So my Christmas message this year is to enjoy the holidays.  I would like to wish everybody a great Christmas, and I hope that 2015 will be a lot, lot better than 2014 for everybody.

Yet I would like to finish on a personal note.  More importantly than anything else, this year has taught me to appreciate what I have.  I have a gorgeous wife, a cute and intelligent son, a supportive family and good friends.  In fact, with only a few alterations – for example Burnley winning more games, starting with beating Liverpool on Boxing Day – I would go so far as to say that my life is just about perfect.

Now you can see why I put Santa at the end of my ‘to do’ list.  If Santa doesn’t bring the correct presents, and so ruins Christmas, he’s going to get such a kicking!

Happy Christmas Everybody!

Update number …. I’ve lost count!

First, let me say “Thank You” to the many comments supporting me in the last year.  It has made me smile in difficult times.

The main reason for posting now, though, is that I’ve just got back from the hospital.  There is currently no trace of the cancer.  Needless to say, I’m relieved – not least because we can have a worry-free Christmas this year.  Last year Christmas was a little fraught!  However, after so long worrying – don’t forget that my PSA test came back high long before the final diagnosis – my poor little brain can’t grasp the notion that it might – just might! – be all over.   Maybe I’ll never get used to it and will spend the rest of my life with a slightly confused look on my face?  (Yes, yes, I know:  how will we be able to tell the difference!)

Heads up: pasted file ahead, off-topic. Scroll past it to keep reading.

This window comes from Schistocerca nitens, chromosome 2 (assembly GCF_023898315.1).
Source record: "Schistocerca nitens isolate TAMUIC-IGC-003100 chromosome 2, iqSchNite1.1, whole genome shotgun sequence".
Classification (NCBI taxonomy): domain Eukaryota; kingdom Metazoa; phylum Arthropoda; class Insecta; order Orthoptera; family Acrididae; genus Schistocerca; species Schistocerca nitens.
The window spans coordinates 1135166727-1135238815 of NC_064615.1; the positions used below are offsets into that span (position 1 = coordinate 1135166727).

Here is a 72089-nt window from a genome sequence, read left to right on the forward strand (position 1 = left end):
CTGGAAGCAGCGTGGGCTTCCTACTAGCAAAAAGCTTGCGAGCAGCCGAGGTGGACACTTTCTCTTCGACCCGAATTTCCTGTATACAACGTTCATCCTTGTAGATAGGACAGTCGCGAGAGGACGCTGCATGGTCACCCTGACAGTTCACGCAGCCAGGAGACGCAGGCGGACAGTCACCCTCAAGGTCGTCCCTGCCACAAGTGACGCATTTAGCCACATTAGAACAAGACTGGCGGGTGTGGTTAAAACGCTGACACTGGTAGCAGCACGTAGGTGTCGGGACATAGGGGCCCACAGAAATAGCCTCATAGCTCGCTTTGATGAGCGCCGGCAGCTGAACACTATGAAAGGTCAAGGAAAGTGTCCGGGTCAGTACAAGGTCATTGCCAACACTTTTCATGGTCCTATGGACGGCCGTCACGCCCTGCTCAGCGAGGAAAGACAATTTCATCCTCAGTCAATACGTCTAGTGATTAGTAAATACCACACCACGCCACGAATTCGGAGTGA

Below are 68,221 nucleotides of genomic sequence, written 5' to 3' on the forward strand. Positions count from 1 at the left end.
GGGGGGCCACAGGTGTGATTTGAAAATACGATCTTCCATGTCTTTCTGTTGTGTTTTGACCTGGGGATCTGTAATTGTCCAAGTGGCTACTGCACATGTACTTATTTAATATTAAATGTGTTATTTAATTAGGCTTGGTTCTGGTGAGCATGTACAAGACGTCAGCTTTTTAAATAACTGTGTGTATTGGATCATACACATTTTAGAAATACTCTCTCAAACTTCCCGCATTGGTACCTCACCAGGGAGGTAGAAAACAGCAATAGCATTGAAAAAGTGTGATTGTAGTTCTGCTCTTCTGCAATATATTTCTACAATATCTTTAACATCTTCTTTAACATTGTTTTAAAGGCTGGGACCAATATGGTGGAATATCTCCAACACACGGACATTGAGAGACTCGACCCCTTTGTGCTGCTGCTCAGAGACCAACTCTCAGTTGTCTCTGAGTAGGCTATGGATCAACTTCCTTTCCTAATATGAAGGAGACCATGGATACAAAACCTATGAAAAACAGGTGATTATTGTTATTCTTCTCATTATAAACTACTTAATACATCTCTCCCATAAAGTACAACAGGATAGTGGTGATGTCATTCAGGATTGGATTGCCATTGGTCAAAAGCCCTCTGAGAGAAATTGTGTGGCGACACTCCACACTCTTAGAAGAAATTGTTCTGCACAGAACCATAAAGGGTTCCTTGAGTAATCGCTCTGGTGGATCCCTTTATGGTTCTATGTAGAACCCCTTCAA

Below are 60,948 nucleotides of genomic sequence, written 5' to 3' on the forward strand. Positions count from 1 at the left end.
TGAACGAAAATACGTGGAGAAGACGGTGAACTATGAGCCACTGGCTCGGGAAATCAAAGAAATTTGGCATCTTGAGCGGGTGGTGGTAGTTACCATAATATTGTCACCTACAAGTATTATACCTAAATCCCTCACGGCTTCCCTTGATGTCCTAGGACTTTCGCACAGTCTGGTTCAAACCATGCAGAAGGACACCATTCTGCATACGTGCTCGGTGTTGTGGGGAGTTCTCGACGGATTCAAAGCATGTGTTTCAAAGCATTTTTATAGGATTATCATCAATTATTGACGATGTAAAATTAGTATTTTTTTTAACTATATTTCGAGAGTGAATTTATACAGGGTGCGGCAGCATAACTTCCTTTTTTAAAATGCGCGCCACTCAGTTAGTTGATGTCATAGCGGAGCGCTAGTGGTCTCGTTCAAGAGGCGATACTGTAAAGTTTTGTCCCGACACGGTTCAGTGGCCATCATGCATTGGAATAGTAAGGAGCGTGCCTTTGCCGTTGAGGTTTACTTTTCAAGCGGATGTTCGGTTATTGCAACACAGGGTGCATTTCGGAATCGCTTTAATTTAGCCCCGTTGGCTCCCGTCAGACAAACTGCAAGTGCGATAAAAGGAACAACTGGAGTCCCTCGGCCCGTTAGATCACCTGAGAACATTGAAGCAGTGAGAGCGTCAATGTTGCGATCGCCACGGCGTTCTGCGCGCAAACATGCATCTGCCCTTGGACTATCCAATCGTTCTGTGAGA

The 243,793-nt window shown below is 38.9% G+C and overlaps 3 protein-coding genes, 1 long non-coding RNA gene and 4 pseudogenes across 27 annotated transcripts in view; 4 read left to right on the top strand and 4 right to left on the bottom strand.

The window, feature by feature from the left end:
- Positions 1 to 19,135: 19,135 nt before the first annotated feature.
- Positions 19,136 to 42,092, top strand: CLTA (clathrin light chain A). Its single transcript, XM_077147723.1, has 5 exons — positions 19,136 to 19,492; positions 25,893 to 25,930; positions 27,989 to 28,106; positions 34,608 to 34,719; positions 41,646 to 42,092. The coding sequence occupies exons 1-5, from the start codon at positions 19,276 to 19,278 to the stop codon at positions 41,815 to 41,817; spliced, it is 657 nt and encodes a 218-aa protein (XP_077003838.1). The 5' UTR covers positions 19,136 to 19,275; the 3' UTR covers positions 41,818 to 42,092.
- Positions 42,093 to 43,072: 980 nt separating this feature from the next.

My only regret is that I was unable to take a picture of Owen when I told him the news. His face said everything I could think of, and more.

Me and My Prostatectomy

In response to emails about the page concerning my prostatectomy, I’ve created this post solely so that people can leave feedback and ask questions.  Doubtless now it’s created it will never be used!

A Brief Writing Update

Sorry about my lack of regular posts recently,  but I have been otherwise engaged!

Just to let everybody know that the text for ‘Patricians’ is almost complete.  I am just waiting for comments from friends before making any last minute changes.  After that the book will be finished and sent to the publisher.  I must admit that I’ll be glad to see the back of this one:  it is now tied in with all of the stress of the past year, so hasn’t got the happiest of memories for me.

Roll on book six!

Time Travel

Over the past couple of years’ writing I have become aware of a phenomenon that has never occurred to me before:  the time lapse between publication of a new historical theory and its acceptance, especially a universal acceptance amongst the general readership. Click here to read more »

My Bibliography is bigger than yours!

When I was first asked to write, I had a major dilemma on my hands:  it was several years after leaving University and upon finishing the book the question arose as to what to include in the Bibliography.

Obviously, many years of reading had formulated my theories and assumptions, and if I was forced to include the title of every single history book I had read then I ran the risk that the bibliography would be larger than the book itself.  On the other hand, to exclude books that may have helped to formulate my ideas would be unfair on the authors of those influential works. Click here to read more »